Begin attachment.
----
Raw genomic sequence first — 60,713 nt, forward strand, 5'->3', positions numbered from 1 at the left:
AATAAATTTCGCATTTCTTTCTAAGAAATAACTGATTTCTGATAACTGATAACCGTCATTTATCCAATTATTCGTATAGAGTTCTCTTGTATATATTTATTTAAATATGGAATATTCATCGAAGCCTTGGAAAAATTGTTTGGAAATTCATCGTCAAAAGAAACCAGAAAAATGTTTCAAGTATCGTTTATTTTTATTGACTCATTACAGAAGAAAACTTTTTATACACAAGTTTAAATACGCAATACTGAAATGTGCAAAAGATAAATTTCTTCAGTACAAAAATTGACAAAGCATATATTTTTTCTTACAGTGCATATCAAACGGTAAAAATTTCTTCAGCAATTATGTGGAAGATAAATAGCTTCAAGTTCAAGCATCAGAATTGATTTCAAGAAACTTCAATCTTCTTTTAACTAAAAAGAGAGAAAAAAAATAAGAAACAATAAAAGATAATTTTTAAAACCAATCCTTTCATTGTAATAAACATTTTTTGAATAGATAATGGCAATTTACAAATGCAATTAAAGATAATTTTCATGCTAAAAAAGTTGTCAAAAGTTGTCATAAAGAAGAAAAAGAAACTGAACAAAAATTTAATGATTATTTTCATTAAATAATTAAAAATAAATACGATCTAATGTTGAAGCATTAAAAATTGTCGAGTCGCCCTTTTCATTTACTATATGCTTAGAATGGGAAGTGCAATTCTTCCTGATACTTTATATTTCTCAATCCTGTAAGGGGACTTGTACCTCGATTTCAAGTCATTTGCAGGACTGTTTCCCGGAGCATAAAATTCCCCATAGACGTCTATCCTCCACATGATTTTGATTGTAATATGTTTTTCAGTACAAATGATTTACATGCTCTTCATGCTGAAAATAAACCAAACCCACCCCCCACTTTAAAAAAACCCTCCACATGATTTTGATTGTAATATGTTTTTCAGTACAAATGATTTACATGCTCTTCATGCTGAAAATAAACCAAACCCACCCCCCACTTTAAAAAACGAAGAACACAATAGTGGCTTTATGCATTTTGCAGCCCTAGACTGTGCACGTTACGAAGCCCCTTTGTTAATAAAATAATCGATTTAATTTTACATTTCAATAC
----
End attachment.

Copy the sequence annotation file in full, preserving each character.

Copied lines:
Raw genomic sequence first — 60,713 nt, forward strand, 5'->3', positions numbered from 1 at the left:
AATAAATTTCGCATTTCTTTCTAAGAAATAACTGATTTCTGATAACTGATAACCGTCATTTATCCAATTATTCGTATAGAGTTCTCTTGTATATATTTATTTAAATATGGAATATTCATCGAAGCCTTGGAAAAATTGTTTGGAAATTCATCGTCAAAAGAAACCAGAAAAATGTTTCAAGTATCGTTTATTTTTATTGACTCATTACAGAAGAAAACTTTTTATACACAAGTTTAAATACGCAATACTGAAATGTGCAAAAGATAAATTTCTTCAGTACAAAAATTGACAAAGCATATATTTTTTCTTACAGTGCATATCAAACGGTAAAAATTTCTTCAGCAATTATGTGGAAGATAAATAGCTTCAAGTTCAAGCATCAGAATTGATTTCAAGAAACTTCAATCTTCTTTTAACTAAAAAGAGAGAAAAAAAATAAGAAACAATAAAAGATAATTTTTAAAACCAATCCTTTCATTGTAATAAACATTTTTTGAATAGATAATGGCAATTTACAAATGCAATTAAAGATAATTTTCATGCTAAAAAAGTTGTCAAAAGTTGTCATAAAGAAGAAAAAGAAACTGAACAAAAATTTAATGATTATTTTCATTAAATAATTAAAAATAAATACGATCTAATGTTGAAGCATTAAAAATTGTCGAGTCGCCCTTTTCATTTACTATATGCTTAGAATGGGAAGTGCAATTCTTCCTGATACTTTATATTTCTCAATCCTGTAAGGGGACTTGTACCTCGATTTCAAGTCATTTGCAGGACTGTTTCCCGGAGCATAAAATTCCCCATAGACGTCTATCCTCCACATGATTTTGATTGTAATATGTTTTTCAGTACAAATGATTTACATGCTCTTCATGCTGAAAATAAACCAAACCCACCCCCCACTTTAAAAAAACCCTCCACATGATTTTGATTGTAATATGTTTTTCAGTACAAATGATTTACATGCTCTTCATGCTGAAAATAAACCAAACCCACCCCCCACTTTAAAAAACGAAGAACACAATAGTGGCTTTATGCATTTTGCAGCCCTAGACTGTGCACGTTACGAAGCCCCTTTGTTAATAAAATAATCGATTTAATTTTACATTTCAATAC